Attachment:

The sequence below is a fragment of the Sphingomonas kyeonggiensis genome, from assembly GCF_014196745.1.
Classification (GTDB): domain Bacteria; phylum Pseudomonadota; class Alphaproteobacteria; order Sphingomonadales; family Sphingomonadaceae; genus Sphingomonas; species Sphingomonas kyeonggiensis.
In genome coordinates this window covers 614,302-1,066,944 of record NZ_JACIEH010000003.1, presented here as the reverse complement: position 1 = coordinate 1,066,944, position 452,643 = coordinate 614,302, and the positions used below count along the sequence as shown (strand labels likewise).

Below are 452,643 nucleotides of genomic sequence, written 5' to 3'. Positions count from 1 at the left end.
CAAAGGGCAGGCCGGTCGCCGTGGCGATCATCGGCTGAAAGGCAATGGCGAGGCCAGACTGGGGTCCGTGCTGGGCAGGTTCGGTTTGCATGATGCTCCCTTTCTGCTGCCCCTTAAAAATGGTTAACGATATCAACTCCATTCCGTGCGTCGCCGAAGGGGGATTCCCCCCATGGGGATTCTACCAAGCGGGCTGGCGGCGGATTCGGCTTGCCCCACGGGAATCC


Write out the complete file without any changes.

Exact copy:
The sequence below is a fragment of the Sphingomonas kyeonggiensis genome, from assembly GCF_014196745.1.
Classification (GTDB): domain Bacteria; phylum Pseudomonadota; class Alphaproteobacteria; order Sphingomonadales; family Sphingomonadaceae; genus Sphingomonas; species Sphingomonas kyeonggiensis.
In genome coordinates this window covers 614,302-1,066,944 of record NZ_JACIEH010000003.1, presented here as the reverse complement: position 1 = coordinate 1,066,944, position 452,643 = coordinate 614,302, and the positions used below count along the sequence as shown (strand labels likewise).

Below are 452,643 nucleotides of genomic sequence, written 5' to 3'. Positions count from 1 at the left end.
CAAAGGGCAGGCCGGTCGCCGTGGCGATCATCGGCTGAAAGGCAATGGCGAGGCCAGACTGGGGTCCGTGCTGGGCAGGTTCGGTTTGCATGATGCTCCCTTTCTGCTGCCCCTTAAAAATGGTTAACGATATCAACTCCATTCCGTGCGTCGCCGAAGGGGGATTCCCCCCATGGGGATTCTACCAAGCGGGCTGGCGGCGGATTCGGCTTGCCCCACGGGAATCC